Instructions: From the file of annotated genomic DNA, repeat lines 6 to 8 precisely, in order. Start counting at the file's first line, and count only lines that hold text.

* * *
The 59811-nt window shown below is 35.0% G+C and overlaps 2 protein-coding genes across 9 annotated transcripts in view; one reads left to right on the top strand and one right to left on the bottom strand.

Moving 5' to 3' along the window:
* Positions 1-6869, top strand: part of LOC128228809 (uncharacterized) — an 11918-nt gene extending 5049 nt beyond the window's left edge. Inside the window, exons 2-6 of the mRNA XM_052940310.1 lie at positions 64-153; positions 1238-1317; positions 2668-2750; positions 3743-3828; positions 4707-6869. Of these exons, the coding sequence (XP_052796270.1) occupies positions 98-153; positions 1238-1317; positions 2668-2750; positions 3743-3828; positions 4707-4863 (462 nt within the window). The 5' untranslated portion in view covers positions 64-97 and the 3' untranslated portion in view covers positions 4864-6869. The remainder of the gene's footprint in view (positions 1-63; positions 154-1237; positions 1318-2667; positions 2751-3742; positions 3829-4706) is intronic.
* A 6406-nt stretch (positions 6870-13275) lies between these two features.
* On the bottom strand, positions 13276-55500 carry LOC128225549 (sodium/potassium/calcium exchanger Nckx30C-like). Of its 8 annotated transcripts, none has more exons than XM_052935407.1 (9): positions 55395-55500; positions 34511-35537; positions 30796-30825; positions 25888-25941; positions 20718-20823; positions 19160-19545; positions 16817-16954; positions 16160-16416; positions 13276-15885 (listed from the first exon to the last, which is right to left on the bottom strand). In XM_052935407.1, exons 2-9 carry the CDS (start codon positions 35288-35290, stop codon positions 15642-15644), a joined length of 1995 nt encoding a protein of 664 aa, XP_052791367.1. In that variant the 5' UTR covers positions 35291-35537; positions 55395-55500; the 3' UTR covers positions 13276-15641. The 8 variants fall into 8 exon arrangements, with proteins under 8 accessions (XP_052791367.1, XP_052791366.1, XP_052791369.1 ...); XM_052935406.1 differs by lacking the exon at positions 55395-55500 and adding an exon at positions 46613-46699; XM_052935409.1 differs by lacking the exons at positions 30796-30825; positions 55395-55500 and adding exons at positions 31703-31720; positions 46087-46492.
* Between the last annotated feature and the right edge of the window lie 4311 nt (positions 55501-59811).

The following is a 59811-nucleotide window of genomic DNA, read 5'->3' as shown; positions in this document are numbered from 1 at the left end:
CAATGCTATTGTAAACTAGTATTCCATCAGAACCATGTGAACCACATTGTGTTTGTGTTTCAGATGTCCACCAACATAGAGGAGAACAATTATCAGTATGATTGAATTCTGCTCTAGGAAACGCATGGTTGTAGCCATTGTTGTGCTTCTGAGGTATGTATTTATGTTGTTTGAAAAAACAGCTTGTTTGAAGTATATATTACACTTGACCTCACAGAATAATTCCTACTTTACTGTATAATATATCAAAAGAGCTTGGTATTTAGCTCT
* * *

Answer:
* Between the last annotated feature and the right edge of the window lie 4311 nt (positions 55501-59811).

The following is a 59811-nucleotide window of genomic DNA, read 5'->3' as shown; positions in this document are numbered from 1 at the left end:
CAATGCTATTGTAAACTAGTATTCCATCAGAACCATGTGAACCACATTGTGTTTGTGTTTCAGATGTCCACCAACATAGAGGAGAACAATTATCAGTATGATTGAATTCTGCTCTAGGAAACGCATGGTTGTAGCCATTGTTGTGCTTCTGAGGTATGTATTTATGTTGTTTGAAAAAACAGCTTGTTTGAAGTATATATTACACTTGACCTCACAGAATAATTCCTACTTTACTGTATAATATATCAAAAGAGCTTGGTATTTAGCTCT